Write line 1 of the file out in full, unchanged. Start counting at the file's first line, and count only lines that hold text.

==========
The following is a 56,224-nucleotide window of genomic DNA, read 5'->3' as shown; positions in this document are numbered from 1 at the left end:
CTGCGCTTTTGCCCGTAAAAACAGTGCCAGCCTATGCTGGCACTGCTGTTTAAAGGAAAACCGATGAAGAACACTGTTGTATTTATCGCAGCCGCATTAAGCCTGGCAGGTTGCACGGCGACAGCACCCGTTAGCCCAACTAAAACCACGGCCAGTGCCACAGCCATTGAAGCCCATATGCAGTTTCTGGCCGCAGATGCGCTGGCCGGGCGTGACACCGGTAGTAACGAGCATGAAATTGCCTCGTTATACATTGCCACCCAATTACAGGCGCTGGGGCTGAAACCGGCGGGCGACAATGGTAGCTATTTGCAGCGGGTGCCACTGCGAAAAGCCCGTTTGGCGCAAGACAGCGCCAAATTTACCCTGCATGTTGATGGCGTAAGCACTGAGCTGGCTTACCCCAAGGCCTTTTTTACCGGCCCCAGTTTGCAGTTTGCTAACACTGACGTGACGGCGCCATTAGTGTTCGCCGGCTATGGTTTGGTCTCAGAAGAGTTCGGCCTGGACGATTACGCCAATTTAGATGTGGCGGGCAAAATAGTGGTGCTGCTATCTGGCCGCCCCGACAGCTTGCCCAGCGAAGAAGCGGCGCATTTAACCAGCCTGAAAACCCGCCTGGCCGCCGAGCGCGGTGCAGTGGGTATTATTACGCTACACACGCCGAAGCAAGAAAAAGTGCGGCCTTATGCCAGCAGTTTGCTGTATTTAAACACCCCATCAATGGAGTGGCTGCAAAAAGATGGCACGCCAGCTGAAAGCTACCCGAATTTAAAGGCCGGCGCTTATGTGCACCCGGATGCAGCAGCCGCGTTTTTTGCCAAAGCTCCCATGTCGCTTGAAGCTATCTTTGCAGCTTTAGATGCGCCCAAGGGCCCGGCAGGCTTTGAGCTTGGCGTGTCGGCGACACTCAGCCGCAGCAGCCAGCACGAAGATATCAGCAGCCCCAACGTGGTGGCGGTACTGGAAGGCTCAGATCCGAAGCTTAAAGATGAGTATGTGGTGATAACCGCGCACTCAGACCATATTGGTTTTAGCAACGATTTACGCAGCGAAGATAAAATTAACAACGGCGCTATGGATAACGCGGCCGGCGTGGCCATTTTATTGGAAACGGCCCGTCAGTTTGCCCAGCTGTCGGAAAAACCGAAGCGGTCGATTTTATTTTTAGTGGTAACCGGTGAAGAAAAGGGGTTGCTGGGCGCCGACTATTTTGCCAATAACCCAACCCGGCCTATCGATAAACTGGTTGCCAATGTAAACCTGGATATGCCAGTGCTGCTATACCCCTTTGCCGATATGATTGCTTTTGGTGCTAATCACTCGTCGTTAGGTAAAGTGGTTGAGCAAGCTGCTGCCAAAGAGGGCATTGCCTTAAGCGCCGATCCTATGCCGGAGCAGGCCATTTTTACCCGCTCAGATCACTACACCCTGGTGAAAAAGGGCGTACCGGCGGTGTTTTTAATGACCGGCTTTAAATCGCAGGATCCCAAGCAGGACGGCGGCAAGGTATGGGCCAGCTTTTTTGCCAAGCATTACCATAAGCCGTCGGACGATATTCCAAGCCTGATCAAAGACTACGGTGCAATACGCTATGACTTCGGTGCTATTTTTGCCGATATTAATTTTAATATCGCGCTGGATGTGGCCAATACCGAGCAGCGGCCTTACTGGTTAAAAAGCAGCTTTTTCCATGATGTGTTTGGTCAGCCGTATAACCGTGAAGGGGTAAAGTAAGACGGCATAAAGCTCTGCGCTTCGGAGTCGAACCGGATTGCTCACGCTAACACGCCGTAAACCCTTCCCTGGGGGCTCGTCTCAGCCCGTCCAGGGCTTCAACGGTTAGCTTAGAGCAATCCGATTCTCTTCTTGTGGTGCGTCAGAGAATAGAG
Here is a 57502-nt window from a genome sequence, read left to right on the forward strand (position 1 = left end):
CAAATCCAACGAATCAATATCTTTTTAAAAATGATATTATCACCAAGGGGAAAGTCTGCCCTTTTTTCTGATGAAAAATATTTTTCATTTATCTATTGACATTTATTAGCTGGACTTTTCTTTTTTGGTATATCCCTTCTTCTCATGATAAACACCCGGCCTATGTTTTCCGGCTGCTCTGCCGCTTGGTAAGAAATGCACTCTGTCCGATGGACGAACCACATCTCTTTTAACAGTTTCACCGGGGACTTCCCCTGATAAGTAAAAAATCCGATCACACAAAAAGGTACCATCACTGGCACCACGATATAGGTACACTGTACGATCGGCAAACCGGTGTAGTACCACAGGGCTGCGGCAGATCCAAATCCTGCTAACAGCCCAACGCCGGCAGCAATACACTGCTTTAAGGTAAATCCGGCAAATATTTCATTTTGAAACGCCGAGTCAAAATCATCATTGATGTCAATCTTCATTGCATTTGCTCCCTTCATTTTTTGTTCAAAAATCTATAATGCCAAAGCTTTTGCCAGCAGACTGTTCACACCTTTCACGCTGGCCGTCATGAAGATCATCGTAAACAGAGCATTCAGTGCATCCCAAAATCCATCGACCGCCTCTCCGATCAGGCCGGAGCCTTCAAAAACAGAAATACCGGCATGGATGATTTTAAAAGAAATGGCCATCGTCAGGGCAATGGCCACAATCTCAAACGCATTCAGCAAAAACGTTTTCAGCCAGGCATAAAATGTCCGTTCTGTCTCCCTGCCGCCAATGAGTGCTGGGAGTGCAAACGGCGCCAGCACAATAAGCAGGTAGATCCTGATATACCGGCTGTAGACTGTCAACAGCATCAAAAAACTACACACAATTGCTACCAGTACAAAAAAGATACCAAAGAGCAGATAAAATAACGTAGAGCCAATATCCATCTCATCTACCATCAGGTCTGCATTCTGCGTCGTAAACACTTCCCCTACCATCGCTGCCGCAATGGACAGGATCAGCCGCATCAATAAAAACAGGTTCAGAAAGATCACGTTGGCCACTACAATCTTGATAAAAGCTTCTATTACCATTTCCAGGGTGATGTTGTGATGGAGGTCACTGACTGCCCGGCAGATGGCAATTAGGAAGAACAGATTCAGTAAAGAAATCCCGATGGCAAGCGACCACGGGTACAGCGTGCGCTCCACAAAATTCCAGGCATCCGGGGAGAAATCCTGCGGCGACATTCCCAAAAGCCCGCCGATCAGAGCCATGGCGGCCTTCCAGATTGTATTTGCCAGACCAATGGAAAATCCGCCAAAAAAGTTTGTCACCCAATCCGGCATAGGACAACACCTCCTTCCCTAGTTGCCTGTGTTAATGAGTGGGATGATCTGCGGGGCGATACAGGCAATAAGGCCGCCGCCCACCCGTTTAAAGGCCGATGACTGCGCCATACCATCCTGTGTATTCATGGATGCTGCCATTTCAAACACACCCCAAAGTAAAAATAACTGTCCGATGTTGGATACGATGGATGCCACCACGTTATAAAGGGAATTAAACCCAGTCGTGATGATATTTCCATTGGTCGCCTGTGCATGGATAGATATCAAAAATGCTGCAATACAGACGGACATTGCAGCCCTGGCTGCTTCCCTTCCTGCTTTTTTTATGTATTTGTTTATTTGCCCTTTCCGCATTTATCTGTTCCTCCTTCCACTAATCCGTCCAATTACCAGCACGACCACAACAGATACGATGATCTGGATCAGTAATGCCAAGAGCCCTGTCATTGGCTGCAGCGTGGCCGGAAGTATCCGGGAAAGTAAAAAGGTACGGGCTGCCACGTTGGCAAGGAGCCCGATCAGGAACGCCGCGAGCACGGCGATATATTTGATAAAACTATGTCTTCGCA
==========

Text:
The following is a 56,224-nucleotide window of genomic DNA, read 5'->3' as shown; positions in this document are numbered from 1 at the left end: